NEWS AND VIEWS THAT IMPACT LIMITED CONSTITUTIONAL GOVERNMENT
"There is danger from all men. The only maxim of a free government ought to be to trust no man living with
power to endanger the public liberty." - - - - John Adams
Wednesday, November 2, 2016
Program teaches millennials how to grow up
Using psychobabble to teach Man-Children to be adults
PORTLAND, Maine (BND Maine) — Thirty-five people gathered at a popular Portland bistro on a recent weeknight to learn how to talk.
Cards were passed and conversations sparked, but this group of branders, photographers, auditors and teachers weren’t merely networking. They were “adulting.”
“Small talk is hard for me,” said Julie Moulton, a thirtysomething marketing coordinator who was attending the happy hour networking class at Sur Lie on Free Street.
The event was organized by The Adulting School, a new program devoted to helping people learn skills they might not have picked up in college or from their parents. The founders take their inspiration from a similar program, The Society of Grownups, in Brookline, Massachusetts.
You've Gotta Love Millennials
Adulting is a newly verbed noun that Time magazine described as a way for millennials to “acknowledge and/or make fun of and/or come to grips with that transition [to adulthood] (or how late they are to it).”
“Our mission is to teach people to feel empowered,” said Rachel Weinstein, a psychotherapist who launched the effort with friend Katie Brunelle to “fill the gaps” that people may have missed along the road to adulthood.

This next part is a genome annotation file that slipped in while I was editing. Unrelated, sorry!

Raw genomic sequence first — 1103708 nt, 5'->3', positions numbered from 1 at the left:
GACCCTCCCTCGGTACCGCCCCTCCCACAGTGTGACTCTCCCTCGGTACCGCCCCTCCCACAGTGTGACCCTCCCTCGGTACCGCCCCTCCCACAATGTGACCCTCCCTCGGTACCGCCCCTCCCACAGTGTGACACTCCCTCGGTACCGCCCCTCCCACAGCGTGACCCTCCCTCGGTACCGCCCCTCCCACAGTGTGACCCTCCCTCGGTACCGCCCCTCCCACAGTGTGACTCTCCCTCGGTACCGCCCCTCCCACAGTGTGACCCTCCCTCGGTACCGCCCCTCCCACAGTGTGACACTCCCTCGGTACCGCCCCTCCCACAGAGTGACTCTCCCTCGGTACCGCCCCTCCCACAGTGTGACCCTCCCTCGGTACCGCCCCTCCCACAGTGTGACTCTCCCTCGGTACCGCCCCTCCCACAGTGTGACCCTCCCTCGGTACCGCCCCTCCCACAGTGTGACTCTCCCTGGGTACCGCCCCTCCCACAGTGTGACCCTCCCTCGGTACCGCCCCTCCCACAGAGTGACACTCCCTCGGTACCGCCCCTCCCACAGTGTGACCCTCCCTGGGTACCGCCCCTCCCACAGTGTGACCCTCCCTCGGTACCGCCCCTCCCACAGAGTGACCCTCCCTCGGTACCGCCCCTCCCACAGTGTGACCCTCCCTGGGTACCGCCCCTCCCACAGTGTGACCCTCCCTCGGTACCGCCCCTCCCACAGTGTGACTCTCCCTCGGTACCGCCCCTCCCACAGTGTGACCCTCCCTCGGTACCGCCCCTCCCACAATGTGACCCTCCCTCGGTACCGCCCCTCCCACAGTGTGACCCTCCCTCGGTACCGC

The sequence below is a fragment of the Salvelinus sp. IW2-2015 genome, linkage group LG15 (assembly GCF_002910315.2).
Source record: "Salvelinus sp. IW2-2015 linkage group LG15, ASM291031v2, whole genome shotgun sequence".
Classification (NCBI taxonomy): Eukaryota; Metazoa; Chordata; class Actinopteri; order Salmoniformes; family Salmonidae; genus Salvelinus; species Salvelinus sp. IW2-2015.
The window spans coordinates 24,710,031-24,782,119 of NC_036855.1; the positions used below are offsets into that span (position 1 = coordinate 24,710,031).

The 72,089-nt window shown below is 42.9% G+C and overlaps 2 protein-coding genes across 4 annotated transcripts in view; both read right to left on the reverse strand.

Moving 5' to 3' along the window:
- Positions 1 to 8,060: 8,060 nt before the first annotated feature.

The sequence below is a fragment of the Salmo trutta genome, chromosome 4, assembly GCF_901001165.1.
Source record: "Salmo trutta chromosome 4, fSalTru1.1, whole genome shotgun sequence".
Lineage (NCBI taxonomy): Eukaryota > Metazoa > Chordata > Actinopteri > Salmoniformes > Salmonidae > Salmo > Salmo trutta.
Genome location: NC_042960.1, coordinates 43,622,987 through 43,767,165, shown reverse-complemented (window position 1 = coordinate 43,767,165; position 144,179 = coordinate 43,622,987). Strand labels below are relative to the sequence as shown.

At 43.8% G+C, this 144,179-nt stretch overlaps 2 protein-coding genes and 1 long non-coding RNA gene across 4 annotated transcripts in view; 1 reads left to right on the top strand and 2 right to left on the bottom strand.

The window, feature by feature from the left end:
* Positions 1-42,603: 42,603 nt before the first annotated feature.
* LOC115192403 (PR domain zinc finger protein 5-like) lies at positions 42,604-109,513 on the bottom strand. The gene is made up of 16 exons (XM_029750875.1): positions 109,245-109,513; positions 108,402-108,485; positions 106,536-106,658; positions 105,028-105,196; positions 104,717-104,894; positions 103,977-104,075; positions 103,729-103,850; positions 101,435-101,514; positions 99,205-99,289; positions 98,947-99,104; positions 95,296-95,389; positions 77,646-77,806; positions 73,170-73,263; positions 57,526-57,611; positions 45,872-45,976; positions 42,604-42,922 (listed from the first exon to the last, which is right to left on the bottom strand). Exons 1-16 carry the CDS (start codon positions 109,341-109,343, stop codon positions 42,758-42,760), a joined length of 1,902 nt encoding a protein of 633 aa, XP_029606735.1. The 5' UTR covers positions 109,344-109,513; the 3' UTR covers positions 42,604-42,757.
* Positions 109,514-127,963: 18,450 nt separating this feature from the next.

“We are targeting millennials who grew up in the recession,” she said.
That generation is known for delaying typically adult trappings such as marriage, home ownership and steady careers in much greater numbers than their parents. And with classes in home economics pushed aside nationally for a narrower focus on academics, there seems to be room for programs such as The Adulting School to thrive.
Can you teach someone the tips and tricks of maturity? The program’s founders say yes, they can.
The startup’s mission statement to instill “life-knowledge we wish we’d learned in high school or college. We’re talking budgeting, investing, meal planning, getting out of debt … even how to change a tire, meditate or start a fire,” is done in informal happy hours. Classes are held at places where people including 27-year-old entrepreneur Laura Sprinkle feel comfortable learning, seeing and being seen.
“There is adult education, but that sounds lame,” Sprinkle said, sipping a glass of wine after listening to a 40-minute talk on the ins and outs of networking. “This is hip. I am going to cool bars I would go to anyway.”